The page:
JAMM AQUINO / JAQUINO@STARBULLETIN.COM
U.S. Coast Guard Officer Andrew Reyes spoke to the media yesterday during a news conference outside the Coast Guard Base at Sand Island. Reyes was in charge of the search party dispatched to look for locally renowned photographer Sergio Goes. His body was discovered about 11 a.m. yesterday, roughly 6 miles south of Waikiki.
Photographer’s body recovered
The Coast Guard cutter Galveston Island recovered the body of award-winning local photographer Sergio Goes yesterday morning, less than a day after he was reported missing after diving with friends.
"He was doing what he liked to do. He always enjoyed taking a few risks to take some good shots, taking shots from helicopters, planes and underwater."
Raul Torres de Sa
Longtime friend of Sergio Goes
Goes' body was recovered about six miles south-southwest of Waikiki at 11:03 a.m. yesterday, the Coast Guard said.
Longtime friend and former brother-in-law Raul Torres de Sa said the discovery brings closure to his friends and family. The next step was to break the news to Goes' 6-year-old son, Gabriel.
"He doesn't know yet," Torres de Sa said. "He's playing with friends. We don't know how we're going to do this."
Goes was free-diving about two miles off Waikiki between the Royal Hawaiian Hotel and the Sheraton Moana Surfrider with four other people. When the four returned to their motorboat, Goes was missing.
The Honolulu Fire Department was notified at 3:40 p.m. Friday, and the U.S. Coast Guard joined in the search shortly afterward.
Award winning photographer Sergio Goes was reported missing after his relatives said that he was no where to be found and was last seen free diving off Waikiki.
The search resumed yesterday at first light. The Galveston Island, a 110-foot patrol boat, was on the last leg of a six-hour search when a lookout on the bridge spotted the body, wearing a black diving suit, floating on the surface of the water.
"We used the current winds and tidal conditions from our equipment, and (the body) could've gone farther," said Petty Officer 1st Class Andrew Reyes, the Coast Guard's search and rescue coordinator.
The body was transferred to the city Medical Examiner's Office. An autopsy is scheduled for tomorrow morning.
Torres de Sa said Goes was doing a warmup dive before bringing his equipment underwater to take photos.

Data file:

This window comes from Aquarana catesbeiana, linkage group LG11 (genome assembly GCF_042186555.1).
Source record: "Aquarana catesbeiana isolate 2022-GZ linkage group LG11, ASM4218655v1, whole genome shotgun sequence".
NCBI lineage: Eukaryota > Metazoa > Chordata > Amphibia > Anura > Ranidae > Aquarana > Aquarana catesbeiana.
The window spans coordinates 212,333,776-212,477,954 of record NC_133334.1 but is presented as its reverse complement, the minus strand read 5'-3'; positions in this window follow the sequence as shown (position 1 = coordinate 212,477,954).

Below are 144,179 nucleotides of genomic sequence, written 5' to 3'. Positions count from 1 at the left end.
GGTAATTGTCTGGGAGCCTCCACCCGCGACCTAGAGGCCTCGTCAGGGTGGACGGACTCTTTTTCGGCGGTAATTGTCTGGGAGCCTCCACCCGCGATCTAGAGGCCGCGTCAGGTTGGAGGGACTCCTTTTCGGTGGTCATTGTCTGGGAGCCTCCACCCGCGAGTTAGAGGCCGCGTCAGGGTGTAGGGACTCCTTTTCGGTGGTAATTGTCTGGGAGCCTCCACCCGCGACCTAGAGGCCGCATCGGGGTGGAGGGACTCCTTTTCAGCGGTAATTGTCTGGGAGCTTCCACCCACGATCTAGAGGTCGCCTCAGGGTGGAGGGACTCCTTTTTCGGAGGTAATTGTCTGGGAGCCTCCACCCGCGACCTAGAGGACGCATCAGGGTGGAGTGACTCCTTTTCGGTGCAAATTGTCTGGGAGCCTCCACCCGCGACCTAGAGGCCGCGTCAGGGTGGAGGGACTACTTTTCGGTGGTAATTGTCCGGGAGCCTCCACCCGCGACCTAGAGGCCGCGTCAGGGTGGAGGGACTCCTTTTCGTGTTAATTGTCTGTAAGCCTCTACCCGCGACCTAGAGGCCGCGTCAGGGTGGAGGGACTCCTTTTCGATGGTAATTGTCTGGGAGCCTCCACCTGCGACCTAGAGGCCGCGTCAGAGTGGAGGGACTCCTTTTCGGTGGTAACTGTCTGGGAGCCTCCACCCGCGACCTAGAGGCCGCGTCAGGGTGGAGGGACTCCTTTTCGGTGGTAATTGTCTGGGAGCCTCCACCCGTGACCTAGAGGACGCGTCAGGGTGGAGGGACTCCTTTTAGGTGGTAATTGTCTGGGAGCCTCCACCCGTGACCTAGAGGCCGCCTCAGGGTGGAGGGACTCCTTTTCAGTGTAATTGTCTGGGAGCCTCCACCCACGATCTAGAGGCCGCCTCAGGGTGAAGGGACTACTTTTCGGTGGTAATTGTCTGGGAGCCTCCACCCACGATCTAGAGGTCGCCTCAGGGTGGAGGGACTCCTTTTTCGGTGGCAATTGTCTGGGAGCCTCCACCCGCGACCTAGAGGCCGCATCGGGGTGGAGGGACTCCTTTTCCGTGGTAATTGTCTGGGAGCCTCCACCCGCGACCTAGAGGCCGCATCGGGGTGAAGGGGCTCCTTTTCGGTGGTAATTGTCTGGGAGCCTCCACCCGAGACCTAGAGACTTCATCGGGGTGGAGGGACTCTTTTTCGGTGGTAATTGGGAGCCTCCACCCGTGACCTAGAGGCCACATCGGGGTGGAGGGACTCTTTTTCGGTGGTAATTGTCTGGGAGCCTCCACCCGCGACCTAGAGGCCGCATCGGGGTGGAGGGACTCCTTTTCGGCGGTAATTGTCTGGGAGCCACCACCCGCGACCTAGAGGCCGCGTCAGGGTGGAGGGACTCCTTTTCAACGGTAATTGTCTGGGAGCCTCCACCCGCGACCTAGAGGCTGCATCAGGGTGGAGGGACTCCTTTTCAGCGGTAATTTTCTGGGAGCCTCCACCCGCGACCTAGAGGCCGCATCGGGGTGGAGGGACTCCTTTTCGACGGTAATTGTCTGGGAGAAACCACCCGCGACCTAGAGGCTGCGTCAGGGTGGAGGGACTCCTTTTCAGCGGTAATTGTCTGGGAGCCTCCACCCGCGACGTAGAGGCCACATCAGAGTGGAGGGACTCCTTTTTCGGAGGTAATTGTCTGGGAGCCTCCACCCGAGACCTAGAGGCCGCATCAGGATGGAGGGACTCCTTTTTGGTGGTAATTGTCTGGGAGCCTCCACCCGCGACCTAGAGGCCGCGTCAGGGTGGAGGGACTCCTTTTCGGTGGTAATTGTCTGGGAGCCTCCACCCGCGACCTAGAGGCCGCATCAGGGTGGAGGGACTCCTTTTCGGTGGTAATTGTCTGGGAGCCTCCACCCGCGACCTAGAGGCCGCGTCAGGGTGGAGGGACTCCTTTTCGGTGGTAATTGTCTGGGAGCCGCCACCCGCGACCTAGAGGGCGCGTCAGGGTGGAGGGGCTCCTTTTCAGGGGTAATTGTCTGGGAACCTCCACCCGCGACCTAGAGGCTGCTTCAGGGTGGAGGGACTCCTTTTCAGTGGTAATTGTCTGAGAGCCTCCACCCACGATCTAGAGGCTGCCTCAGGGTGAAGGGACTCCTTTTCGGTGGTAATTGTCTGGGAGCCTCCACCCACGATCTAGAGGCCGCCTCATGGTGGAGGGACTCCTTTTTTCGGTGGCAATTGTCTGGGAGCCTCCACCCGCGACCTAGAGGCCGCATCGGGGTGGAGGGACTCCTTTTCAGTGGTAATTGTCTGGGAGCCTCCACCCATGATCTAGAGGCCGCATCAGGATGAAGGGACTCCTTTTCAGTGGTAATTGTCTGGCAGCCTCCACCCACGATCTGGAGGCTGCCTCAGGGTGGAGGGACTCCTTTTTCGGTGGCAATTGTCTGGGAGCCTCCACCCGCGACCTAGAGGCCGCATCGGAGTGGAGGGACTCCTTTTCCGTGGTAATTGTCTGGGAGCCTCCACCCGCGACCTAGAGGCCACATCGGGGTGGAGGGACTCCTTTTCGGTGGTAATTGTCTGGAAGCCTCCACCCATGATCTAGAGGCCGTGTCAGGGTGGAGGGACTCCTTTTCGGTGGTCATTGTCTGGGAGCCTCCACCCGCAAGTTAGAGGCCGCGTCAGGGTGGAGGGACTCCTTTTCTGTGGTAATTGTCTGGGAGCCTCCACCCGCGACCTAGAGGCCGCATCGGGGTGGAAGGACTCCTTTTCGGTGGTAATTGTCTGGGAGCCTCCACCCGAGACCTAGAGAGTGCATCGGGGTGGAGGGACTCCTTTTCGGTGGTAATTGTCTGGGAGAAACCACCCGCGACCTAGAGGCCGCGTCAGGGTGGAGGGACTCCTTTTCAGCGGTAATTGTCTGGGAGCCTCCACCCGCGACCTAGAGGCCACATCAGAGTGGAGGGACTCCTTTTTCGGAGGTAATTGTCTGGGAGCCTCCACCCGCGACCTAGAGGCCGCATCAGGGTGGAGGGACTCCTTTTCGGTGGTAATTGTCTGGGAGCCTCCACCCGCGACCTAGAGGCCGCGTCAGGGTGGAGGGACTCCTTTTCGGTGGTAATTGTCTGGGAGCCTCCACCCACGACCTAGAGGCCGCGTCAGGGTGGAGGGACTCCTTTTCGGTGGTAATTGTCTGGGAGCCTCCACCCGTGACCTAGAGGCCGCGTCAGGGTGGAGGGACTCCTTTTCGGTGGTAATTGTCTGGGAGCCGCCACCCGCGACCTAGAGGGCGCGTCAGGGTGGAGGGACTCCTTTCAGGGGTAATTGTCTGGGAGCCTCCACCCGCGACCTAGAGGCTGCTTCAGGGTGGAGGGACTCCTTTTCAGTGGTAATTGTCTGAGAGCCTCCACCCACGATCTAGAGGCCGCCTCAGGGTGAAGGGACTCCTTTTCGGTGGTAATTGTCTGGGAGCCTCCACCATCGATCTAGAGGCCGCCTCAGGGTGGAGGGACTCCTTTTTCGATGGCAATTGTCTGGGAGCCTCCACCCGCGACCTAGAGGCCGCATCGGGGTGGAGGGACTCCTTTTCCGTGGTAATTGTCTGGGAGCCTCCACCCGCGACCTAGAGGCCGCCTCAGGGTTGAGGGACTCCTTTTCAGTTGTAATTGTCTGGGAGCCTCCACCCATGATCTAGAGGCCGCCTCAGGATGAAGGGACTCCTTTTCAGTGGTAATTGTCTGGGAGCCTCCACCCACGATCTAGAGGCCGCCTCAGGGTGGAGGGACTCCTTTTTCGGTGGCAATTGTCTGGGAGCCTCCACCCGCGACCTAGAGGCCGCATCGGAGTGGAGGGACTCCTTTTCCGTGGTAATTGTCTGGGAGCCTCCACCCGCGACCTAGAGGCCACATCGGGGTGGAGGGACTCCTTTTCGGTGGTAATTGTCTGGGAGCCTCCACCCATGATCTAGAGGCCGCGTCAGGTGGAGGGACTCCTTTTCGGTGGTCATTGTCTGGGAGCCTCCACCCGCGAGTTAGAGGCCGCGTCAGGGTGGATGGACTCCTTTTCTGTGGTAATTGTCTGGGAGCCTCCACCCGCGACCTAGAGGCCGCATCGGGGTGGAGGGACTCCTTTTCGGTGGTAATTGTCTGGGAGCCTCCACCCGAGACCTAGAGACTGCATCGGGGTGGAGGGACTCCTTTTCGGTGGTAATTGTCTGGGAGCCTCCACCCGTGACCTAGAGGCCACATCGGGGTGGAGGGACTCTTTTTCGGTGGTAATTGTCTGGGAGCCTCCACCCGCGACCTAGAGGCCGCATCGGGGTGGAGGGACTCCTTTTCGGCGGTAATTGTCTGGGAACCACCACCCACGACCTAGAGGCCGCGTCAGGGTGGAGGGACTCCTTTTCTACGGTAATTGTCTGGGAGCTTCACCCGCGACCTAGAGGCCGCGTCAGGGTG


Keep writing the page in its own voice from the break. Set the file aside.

"He was doing what he liked to do," Torres de Sa said. "He always enjoyed taking a few risks to take some good shots, taking shots from helicopters, planes and underwater."
Goes was a triathlete and a certified diver. Torres de Sa said Goes was with other experienced divers.
"One of those crazy things happened, and he just disappeared," Torres de Sa said.
Freelance photographer Hugh Gentry, 40, is a 15-year photography veteran who specializes in underwater shooting. He said there are many risks associated with free diving.
"You could drop 40 feet before you know it, and then you're working harder to get into position," Gentry said. "Your brain's working overtime and using oxygen."
Fire spokesman Capt. Frank Johnson said he was not certain of the circumstances that led to Goes' disappearance, but reminded the public that divers should always work together in groups.
"People should be diving together," Johnson said. "They had five of them in the water ... and they were trying to keep an eye on each other, but you just got to really be careful and watch out for your buddy."
Goes had lived in Hawaii for seven years, then moved to New York for some time. He returned to Hawaii in 2002 so his son could be born here.
He co-founded the Cinema Paradise Independent Film Festival with friend Chris Kahunahana.
For his documentary "Black Picket Fence," Goes won the Spirit Award and Best Original Score at the 2002 Brooklyn International Film Festival.
In his most recent work for Honolulu Magazine, Goes spent a year documenting the intricacies of life celebrated in Hawaii, from the local obsession with fireworks, to a traditional Filipino wedding, to dragon dancing at Chinese New Year celebrations.
Published in November last year, "Celebrations" won Friday night's Photo Essay award for the Society of Professional Journalists' 2007 Excellence in Journalism awards.
Judges called it "the strongest collection of images about a specific subject created by a single photographer, which showed a dedication of time, appreciation for the island lifestyle and its customs and traditions."